What makes risk acceptable? Revisiting the 1978 psychological dimensions of perceptions of technological risks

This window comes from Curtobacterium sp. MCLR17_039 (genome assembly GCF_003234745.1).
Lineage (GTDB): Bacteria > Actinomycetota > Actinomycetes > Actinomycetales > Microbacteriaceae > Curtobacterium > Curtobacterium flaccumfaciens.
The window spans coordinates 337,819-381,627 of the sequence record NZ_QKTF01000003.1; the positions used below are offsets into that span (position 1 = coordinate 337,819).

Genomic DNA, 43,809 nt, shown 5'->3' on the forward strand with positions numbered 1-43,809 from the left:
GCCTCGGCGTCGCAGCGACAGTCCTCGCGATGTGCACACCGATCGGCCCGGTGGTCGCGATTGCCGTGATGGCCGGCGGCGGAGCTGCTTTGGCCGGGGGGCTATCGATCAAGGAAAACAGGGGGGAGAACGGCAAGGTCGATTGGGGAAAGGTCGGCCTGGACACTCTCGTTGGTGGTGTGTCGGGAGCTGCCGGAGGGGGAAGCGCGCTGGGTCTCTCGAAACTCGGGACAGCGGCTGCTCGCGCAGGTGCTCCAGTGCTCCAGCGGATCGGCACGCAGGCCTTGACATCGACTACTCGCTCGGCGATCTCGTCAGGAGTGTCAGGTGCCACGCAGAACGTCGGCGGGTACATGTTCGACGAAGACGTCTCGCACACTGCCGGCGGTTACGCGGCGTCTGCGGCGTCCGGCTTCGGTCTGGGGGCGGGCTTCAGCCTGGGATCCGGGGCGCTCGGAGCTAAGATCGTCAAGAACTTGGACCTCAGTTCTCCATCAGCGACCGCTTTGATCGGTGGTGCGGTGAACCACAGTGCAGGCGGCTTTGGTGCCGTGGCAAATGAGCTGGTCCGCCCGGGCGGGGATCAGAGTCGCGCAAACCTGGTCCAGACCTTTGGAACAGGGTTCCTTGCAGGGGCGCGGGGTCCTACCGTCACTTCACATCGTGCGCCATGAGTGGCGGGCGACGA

The complex nature of perceived risk and the influence of perceived risks and benefits on risk acceptability or risk taking have been analyzed in multiple ways. R. Duncan Luce made important contributions to both normative and descriptive models of quantitative definitions of risk and risk acceptability, concentrating on the effects of possible outcomes and their probability. Fischhoff, Slovic, and Lichtenstein, in contrast, assessed a set of qualitative and affective dimensions of perceived technological and social risk and analyzed their effects on perceived risk and risk acceptability. The current research presents a minimally modified replication of their 1978 study, eliciting risk perceptions from a diverse group of US residents. After almost 40 years, we find a pattern of rank-ordered risk perceptions that remains practically unchanged, and is still explained by two factors: dread and uncertainty. We find, however, that today dread risk shows a greater influence than it did in the original study, and now reflects stronger contributions of the voluntary and uncontrollable risk characteristics. We end by reflecting on the mutual impact of different types of risk research and point out promising future research directions.